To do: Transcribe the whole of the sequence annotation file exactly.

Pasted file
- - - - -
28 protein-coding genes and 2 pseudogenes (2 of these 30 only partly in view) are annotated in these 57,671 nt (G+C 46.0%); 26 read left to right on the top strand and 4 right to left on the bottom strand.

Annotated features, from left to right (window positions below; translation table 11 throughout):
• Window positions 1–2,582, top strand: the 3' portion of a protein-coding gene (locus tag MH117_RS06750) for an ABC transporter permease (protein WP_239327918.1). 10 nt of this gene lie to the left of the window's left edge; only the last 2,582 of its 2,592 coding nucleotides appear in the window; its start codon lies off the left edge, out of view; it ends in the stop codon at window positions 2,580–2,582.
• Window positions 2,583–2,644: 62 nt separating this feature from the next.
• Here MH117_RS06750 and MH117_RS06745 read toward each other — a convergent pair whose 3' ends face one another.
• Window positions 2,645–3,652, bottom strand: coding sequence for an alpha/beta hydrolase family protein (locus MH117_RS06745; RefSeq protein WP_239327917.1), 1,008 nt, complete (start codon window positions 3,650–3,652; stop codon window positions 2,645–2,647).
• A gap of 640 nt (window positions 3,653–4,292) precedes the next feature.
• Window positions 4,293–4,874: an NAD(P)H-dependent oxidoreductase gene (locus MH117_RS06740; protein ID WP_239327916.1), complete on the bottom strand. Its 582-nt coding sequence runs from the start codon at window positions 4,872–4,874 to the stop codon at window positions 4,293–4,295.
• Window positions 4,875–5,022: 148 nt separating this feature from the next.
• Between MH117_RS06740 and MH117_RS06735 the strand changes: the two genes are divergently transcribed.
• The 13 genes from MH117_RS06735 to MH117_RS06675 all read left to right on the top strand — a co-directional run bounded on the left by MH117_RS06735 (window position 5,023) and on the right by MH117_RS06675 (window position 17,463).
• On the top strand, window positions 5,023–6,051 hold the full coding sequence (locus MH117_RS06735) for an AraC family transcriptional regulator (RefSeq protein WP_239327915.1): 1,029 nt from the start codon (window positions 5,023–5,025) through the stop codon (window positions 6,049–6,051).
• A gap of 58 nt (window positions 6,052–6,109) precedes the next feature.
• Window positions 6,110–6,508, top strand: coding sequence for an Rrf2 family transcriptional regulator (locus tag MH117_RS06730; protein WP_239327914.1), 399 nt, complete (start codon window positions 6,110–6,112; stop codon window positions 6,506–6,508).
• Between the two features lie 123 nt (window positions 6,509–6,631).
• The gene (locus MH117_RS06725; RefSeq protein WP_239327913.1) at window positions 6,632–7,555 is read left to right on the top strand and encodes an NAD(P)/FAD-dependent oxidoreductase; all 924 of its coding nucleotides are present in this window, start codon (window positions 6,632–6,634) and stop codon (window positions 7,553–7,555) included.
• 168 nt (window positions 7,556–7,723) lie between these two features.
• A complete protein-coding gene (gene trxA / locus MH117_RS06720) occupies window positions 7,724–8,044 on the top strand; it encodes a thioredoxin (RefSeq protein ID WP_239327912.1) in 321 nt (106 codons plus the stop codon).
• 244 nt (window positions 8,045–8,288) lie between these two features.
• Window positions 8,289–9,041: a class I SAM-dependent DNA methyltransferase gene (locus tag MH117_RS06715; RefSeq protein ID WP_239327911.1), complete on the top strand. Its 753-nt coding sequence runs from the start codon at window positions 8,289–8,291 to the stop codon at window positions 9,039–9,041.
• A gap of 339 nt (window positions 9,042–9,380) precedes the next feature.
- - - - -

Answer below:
28 protein-coding genes and 2 pseudogenes (2 of these 30 only partly in view) are annotated in these 57,671 nt (G+C 46.0%); 26 read left to right on the top strand and 4 right to left on the bottom strand.

Annotated features, from left to right (window positions below; translation table 11 throughout):
• Window positions 1–2,582, top strand: the 3' portion of a protein-coding gene (locus tag MH117_RS06750) for an ABC transporter permease (protein WP_239327918.1). 10 nt of this gene lie to the left of the window's left edge; only the last 2,582 of its 2,592 coding nucleotides appear in the window; its start codon lies off the left edge, out of view; it ends in the stop codon at window positions 2,580–2,582.
• Window positions 2,583–2,644: 62 nt separating this feature from the next.
• Here MH117_RS06750 and MH117_RS06745 read toward each other — a convergent pair whose 3' ends face one another.
• Window positions 2,645–3,652, bottom strand: coding sequence for an alpha/beta hydrolase family protein (locus MH117_RS06745; RefSeq protein WP_239327917.1), 1,008 nt, complete (start codon window positions 3,650–3,652; stop codon window positions 2,645–2,647).
• A gap of 640 nt (window positions 3,653–4,292) precedes the next feature.
• Window positions 4,293–4,874: an NAD(P)H-dependent oxidoreductase gene (locus MH117_RS06740; protein ID WP_239327916.1), complete on the bottom strand. Its 582-nt coding sequence runs from the start codon at window positions 4,872–4,874 to the stop codon at window positions 4,293–4,295.
• Window positions 4,875–5,022: 148 nt separating this feature from the next.
• Between MH117_RS06740 and MH117_RS06735 the strand changes: the two genes are divergently transcribed.
• The 13 genes from MH117_RS06735 to MH117_RS06675 all read left to right on the top strand — a co-directional run bounded on the left by MH117_RS06735 (window position 5,023) and on the right by MH117_RS06675 (window position 17,463).
• On the top strand, window positions 5,023–6,051 hold the full coding sequence (locus MH117_RS06735) for an AraC family transcriptional regulator (RefSeq protein WP_239327915.1): 1,029 nt from the start codon (window positions 5,023–5,025) through the stop codon (window positions 6,049–6,051).
• A gap of 58 nt (window positions 6,052–6,109) precedes the next feature.
• Window positions 6,110–6,508, top strand: coding sequence for an Rrf2 family transcriptional regulator (locus tag MH117_RS06730; protein WP_239327914.1), 399 nt, complete (start codon window positions 6,110–6,112; stop codon window positions 6,506–6,508).
• Between the two features lie 123 nt (window positions 6,509–6,631).
• The gene (locus MH117_RS06725; RefSeq protein WP_239327913.1) at window positions 6,632–7,555 is read left to right on the top strand and encodes an NAD(P)/FAD-dependent oxidoreductase; all 924 of its coding nucleotides are present in this window, start codon (window positions 6,632–6,634) and stop codon (window positions 7,553–7,555) included.
• 168 nt (window positions 7,556–7,723) lie between these two features.
• A complete protein-coding gene (gene trxA / locus MH117_RS06720) occupies window positions 7,724–8,044 on the top strand; it encodes a thioredoxin (RefSeq protein ID WP_239327912.1) in 321 nt (106 codons plus the stop codon).
• 244 nt (window positions 8,045–8,288) lie between these two features.
• Window positions 8,289–9,041: a class I SAM-dependent DNA methyltransferase gene (locus tag MH117_RS06715; RefSeq protein ID WP_239327911.1), complete on the top strand. Its 753-nt coding sequence runs from the start codon at window positions 8,289–8,291 to the stop codon at window positions 9,039–9,041.
• A gap of 339 nt (window positions 9,042–9,380) precedes the next feature.